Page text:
But there was more than just feasting and festivities for Thanksgiving Day that year. Brigadier-General Rufus Saxton, Military Governor, Department of the South, issued a “Proclamation, for a day of Public Thanksgiving and Praise”:
I hereby appoint and set apart Thursday, the Twenty-seventh Day of November, as a day of public thanksgiving and praise; and I earnestly recommend to the Superintendents of Plantations, Teachers, and Freedmen in this Department, to abstain on that day from their ordinary business, and assemble in their respective places of worship, and render praise and thanksgiving to Almighty God for the manifold blessings and mercies he has bestowed upon us during the past year; and more especially for the signal success which has attended the great experiment for freedom and the rights of oppressed humanity, inaugurated in the Department of the South. Our work has been crowned with glorious success. The hand of God has been in it, and we have faith to believe the recording angel has placed the record of it in the Book of Life.
You freedmen and women have never before had such cause for thankfulness. Your simple faith has been vindicated. “The Lord has come” to you, and has answered your prayers. Your chains are broken. Your days of bondage and mourning are ended, and you are forever free. If you cannot yet see your way clearly in the future, fear not; put your trust in the Lord, and He will vouchsafe, as he did to the Israelites of old, the cloud by day and the pillar of fire by night, to guide your footsteps “through the wilderness,” to the promised land.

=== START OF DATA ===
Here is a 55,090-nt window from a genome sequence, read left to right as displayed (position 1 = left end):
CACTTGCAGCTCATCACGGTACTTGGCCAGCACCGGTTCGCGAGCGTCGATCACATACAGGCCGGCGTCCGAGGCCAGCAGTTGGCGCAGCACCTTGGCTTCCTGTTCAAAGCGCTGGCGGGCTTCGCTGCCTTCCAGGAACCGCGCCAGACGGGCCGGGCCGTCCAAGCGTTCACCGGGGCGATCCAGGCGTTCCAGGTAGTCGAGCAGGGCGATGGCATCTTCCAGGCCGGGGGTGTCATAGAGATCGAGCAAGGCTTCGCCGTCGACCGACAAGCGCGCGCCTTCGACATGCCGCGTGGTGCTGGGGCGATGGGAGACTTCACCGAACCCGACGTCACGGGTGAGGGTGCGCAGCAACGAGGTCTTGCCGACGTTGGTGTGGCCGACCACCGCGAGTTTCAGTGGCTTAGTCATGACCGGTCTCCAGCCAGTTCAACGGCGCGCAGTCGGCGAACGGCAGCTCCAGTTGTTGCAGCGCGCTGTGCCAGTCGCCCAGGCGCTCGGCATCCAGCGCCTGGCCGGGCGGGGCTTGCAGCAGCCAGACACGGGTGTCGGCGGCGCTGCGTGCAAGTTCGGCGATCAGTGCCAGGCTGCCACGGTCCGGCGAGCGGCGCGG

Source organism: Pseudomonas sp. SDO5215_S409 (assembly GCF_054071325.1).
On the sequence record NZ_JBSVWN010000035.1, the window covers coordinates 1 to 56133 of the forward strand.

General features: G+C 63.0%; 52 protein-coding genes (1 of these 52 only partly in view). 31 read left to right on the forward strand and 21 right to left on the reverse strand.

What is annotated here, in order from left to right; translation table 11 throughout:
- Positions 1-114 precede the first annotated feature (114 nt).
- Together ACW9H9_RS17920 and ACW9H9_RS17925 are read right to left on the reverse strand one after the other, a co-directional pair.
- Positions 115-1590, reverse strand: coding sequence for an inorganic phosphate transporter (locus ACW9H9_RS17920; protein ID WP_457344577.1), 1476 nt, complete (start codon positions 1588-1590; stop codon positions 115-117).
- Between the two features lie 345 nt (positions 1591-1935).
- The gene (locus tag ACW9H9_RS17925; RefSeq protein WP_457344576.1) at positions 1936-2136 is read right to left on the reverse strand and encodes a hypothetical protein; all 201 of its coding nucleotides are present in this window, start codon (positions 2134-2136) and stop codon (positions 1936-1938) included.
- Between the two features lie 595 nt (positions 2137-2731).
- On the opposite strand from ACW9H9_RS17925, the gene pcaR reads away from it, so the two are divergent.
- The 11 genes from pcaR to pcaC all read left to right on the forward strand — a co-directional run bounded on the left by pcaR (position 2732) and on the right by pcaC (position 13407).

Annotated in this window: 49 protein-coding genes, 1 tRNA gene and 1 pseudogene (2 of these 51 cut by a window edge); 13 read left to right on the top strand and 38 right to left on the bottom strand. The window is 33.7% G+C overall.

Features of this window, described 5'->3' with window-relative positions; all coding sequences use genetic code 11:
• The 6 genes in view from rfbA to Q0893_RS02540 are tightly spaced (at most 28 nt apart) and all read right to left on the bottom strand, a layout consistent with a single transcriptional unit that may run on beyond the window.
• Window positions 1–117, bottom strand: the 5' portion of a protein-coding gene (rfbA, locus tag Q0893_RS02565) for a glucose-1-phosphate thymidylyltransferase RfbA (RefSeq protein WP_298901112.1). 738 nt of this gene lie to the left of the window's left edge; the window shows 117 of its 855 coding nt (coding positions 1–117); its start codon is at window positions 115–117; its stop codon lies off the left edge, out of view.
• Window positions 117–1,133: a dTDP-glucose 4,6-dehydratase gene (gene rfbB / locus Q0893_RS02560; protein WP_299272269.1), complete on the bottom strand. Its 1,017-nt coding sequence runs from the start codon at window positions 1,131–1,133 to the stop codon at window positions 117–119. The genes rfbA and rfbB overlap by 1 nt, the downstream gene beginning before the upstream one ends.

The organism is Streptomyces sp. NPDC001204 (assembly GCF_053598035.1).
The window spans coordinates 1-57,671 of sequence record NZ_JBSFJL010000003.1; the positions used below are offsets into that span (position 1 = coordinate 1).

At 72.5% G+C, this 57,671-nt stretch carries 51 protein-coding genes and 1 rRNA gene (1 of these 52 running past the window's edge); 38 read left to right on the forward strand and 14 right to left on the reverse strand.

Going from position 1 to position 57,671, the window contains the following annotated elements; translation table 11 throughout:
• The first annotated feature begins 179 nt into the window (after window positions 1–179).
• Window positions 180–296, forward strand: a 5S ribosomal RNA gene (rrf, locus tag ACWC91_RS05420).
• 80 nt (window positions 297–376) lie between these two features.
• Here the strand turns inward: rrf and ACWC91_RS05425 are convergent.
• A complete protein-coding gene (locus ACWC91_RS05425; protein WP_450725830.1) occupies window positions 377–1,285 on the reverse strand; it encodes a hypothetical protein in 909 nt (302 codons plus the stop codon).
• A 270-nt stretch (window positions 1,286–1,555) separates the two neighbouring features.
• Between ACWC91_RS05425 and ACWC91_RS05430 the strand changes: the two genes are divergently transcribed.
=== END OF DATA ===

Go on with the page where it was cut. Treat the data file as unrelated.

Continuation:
I therefore advise you all to meet and offer up fitting songs of thanksgiving for all these great mercies which you have received, and with them, forget not to breathe an earnest prayer for your brethren who are still in bondage.
Given at Beaufort, S.C., this ninth day of November, in the year of our Lord, one thousand eight hundred and sixty-two.
This proclamation was pure Rufus Saxton. We don’t remember Saxton for his military deeds (though, there was much that a casual observer overlooks…). Rather we remember his role with the freedmen. Indeed, Saxton should rightly be seen as the architect of “forty acres and a mule.” It is not hard to take this Thanksgiving proclamation and logically walk over to Sherman’s Special Field Orders No. 15.
All of which brings me to that last sentence. I will often trim out the flourishes and such to focus on the important parts of the text. But that line is significant, considering some events taking place here in 2016. Saxton issued this Thanksgiving for freedom (still weeks ahead of the Emancipation Proclamation, mind you) from Beaufort, South Carolina. And Beaufort is in the news these days as an effort to designate sites in that area as a national monument, with focus on Reconstruction.
Beaufort would be a good selection for a Reconstruction-focused national monument. There is a story to be told. My hope is that, for full understanding of that story, the complete arc from Civil War to Civil Rights is explored within the scope of such a monument. Saxton’s proclamation and many more of his efforts deserve mention as part of that story.